## About this book

### Introduction

Polynomial extremal problems (PEP) constitute one of the most important subclasses of nonlinear programming models. Their distinctive feature is that an objective function and constraints can be expressed by polynomial functions in one or several variables. Let :e = {:e 1, ... , :en} be the vector in n-dimensional real linear space Rn; n PO(:e), PI (:e), ... , Pm (:e) are polynomial functions in R with real coefficients. In general, a PEP can be formulated in the following form: (0.1) find r = inf Po(:e) subject to constraints (0.2) Pi (:e) =0, i=l, ... ,m (a constraint in the form of inequality can be written in the form of equality by introducing a new variable: for example, P( x) ~ 0 is equivalent to P(:e) + y2 = 0). Boolean and mixed polynomial problems can be written in usual form by adding for each boolean variable z the equality: Z2 - Z = O. Let a = {al, ... ,a } be integer vector with nonnegative entries {a;}f=l. n Denote by R[a](:e) monomial in n variables of the form: n R[a](:e) = IT :ef'; ;=1 d(a) = 2:7=1 ai is the total degree of monomial R[a]. Each polynomial in n variables can be written as sum of monomials with nonzero coefficients: P(:e) = L caR[a](:e), aEA{P) IX x Nondifferentiable optimization and polynomial problems where A(P) is the set of monomials contained in polynomial P.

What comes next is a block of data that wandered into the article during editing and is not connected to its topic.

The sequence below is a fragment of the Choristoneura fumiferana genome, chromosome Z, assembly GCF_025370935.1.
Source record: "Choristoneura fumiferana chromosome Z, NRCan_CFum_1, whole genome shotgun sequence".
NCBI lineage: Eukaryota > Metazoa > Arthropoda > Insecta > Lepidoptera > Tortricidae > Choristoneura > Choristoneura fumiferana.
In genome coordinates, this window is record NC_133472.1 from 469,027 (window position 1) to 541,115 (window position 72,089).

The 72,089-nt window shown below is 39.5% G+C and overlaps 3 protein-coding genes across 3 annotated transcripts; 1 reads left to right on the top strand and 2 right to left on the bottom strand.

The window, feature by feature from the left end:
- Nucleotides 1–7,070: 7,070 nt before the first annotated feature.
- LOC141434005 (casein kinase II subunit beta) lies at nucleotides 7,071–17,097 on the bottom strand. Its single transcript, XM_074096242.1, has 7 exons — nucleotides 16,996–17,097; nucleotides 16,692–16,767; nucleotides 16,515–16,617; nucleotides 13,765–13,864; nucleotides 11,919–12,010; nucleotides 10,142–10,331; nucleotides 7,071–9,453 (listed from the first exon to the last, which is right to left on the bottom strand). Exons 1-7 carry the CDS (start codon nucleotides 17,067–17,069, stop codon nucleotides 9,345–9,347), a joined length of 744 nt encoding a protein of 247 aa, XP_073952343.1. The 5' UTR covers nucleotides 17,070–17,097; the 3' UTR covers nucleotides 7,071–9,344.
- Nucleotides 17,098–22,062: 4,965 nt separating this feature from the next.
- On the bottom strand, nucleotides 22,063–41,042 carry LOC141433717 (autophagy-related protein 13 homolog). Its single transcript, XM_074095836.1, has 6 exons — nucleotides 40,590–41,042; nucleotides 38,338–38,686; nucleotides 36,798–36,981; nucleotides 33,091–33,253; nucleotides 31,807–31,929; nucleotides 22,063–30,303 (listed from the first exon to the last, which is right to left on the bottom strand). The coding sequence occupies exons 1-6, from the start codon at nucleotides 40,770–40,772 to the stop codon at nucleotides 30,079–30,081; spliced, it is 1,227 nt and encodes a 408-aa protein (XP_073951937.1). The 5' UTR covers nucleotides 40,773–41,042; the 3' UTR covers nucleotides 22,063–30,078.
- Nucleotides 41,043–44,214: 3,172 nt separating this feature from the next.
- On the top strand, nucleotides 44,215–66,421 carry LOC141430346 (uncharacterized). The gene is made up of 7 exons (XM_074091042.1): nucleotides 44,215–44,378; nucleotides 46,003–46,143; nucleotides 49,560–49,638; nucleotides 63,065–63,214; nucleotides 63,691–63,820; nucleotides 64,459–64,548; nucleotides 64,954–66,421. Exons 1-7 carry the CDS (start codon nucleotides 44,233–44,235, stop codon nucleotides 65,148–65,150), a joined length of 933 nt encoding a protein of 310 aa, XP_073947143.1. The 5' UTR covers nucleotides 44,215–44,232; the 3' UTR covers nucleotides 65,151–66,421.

### Keywords

Mathematica algebra algorithms calculus complexity graph theory optimization programming

#### Authors and affiliations

- 1.V.M. Glushkov Institute of CyberneticsUkrainian National Academy of SciencesKievUkraine

### Bibliographic information